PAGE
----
The term SPECT scan is used mostly for the brain scanning which detects the comparative areas of the brain function and is most useful for determining areas of brain diminished function, and dementia and alzheimer disease; and also for sequelae of Stroke and brain trauma. The test is under 30 min and much less expensive than a PET scan or Functional MRI which also show these function patterns of the brain. Spect is also used to magnify for more detail in other areas of nuclear scanning such as in the bones and spine and neck.
The SPECT scan technique requires delivery of a gamma-emitting radioisotope (a radionuclide) into the patient, normally through injection into the bloodstream. On occasion, the radioisotope is a simple soluble dissolved ion, such as an isotope of gallium(III). Most of the time, though, a marker radioisotope is attached to a specific ligand to create a radioligand, whose properties bind it to certain types of tissues. This marriage allows the combination of ligand and radiopharmaceutical to be carried and bound to a place of interest in the body, where the ligand concentration is seen by a gamma camera.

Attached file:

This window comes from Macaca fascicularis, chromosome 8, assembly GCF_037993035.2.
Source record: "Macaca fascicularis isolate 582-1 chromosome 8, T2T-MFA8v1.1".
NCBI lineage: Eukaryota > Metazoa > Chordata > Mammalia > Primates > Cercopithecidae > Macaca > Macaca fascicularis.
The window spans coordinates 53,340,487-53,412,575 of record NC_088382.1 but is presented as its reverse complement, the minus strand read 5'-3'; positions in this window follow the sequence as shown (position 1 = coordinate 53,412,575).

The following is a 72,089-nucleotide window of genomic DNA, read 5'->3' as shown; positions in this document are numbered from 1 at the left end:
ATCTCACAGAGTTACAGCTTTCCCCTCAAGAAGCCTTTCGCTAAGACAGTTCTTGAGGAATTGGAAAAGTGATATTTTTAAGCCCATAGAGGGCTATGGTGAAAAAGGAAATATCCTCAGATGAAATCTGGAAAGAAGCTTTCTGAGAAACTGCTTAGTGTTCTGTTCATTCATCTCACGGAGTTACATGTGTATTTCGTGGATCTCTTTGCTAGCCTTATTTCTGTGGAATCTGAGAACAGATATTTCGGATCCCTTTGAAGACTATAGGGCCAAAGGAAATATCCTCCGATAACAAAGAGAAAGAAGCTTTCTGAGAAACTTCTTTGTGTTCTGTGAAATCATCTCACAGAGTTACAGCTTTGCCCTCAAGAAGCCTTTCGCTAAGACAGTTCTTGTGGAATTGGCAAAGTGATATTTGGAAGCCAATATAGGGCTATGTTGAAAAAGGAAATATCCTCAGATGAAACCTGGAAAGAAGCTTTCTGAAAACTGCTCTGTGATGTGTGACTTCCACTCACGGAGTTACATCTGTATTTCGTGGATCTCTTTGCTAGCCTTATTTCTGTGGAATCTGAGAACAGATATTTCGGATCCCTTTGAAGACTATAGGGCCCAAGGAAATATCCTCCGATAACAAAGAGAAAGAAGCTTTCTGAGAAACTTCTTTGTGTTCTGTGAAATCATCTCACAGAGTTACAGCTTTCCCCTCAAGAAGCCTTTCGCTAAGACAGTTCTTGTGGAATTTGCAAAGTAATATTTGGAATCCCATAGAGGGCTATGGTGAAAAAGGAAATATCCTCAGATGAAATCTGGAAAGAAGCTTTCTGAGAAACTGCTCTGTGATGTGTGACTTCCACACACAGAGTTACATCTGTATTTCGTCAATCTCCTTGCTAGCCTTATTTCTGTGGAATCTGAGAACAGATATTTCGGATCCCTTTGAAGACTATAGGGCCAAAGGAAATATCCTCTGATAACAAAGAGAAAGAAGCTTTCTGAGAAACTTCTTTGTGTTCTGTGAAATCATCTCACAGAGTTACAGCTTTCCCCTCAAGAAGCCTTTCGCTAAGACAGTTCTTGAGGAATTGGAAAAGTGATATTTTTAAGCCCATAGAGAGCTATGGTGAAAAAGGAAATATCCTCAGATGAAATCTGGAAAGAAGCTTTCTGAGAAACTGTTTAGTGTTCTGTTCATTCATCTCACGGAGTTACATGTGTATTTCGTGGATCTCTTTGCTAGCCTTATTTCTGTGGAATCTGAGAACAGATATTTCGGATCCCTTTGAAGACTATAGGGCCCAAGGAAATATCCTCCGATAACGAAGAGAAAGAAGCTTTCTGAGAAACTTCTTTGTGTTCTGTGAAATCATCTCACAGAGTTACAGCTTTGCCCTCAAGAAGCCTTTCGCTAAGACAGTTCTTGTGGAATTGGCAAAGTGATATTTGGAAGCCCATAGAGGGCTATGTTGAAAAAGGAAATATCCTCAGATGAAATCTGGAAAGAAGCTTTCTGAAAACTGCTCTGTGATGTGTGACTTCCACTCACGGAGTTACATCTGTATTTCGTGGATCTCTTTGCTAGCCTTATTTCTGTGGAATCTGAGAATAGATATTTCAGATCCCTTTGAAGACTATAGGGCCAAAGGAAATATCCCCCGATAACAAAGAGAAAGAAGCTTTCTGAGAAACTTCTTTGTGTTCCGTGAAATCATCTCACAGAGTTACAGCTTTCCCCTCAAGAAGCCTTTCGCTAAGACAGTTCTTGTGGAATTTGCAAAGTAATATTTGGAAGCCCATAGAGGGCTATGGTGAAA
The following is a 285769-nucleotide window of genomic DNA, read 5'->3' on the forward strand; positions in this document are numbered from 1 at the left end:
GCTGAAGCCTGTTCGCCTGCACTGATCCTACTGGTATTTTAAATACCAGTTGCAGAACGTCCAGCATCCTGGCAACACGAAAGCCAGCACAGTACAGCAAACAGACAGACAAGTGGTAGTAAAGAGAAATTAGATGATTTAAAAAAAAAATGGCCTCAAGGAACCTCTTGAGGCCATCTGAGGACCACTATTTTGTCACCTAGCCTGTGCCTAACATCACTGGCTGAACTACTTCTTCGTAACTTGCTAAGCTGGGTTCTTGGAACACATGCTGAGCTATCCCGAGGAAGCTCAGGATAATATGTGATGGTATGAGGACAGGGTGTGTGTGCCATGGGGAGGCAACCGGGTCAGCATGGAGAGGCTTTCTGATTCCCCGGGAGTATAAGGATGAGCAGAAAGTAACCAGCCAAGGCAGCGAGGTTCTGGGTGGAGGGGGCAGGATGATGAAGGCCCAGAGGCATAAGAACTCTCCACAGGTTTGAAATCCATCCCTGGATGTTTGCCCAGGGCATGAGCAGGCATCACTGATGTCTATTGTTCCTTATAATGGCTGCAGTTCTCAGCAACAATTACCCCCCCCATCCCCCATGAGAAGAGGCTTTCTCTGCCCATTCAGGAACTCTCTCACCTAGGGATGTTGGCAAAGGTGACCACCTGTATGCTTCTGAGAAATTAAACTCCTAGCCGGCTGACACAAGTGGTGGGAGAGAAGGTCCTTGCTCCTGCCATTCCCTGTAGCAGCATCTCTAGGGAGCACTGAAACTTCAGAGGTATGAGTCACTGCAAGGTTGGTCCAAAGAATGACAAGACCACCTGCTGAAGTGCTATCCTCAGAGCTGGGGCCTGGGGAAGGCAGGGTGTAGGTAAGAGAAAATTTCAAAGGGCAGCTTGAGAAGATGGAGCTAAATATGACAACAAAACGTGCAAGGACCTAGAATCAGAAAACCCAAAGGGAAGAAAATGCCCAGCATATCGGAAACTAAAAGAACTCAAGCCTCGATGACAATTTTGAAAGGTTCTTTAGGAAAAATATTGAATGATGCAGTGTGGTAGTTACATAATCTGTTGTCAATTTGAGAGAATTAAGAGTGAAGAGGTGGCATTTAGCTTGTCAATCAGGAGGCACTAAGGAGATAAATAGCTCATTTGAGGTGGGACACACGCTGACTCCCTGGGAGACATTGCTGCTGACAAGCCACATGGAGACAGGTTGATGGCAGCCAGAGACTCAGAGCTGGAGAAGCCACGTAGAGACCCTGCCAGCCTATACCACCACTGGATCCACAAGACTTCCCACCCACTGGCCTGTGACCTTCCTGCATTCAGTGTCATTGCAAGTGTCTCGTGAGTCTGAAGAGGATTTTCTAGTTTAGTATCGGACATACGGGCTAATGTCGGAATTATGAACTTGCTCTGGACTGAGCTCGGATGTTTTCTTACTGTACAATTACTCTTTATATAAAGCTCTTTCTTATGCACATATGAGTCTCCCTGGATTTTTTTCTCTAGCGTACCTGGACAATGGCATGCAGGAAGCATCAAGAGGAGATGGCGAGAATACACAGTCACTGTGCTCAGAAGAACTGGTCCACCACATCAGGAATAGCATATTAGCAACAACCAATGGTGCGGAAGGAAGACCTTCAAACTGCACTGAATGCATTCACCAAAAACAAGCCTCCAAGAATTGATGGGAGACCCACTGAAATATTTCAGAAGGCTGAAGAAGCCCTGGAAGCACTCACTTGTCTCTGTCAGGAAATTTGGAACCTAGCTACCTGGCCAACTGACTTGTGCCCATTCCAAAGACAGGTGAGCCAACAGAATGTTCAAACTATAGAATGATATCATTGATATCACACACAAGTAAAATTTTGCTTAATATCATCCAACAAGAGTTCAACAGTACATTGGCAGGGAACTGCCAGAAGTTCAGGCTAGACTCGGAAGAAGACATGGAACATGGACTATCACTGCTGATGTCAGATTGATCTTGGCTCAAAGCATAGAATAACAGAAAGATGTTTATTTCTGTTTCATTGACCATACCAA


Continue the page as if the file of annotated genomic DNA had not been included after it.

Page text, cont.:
The most common uses of SPECT scan are to help diagnose heart problems with stress tests, brain disorders, and spine arthritis and infections.
American Board of Radiology-Diagnostic Radiology
American Board of Nuclear Medicine
Fellow of the American College of Radiology
Society of Interventional Radiology
Society of Skeletal Radiology.
Nuclear Medicine, Mt.Sinai Medical Center, Miami Beach
Diagnostic Radiology, Jackson Memorial Hospital, University of Miami.
Internal Medicine, United States Public Health Hospital, Baltimore, Md.
Chicago Medical School, Rosalind Franklin University, N. Chicago, Il.
A Single Photon Emission Computed Tomography.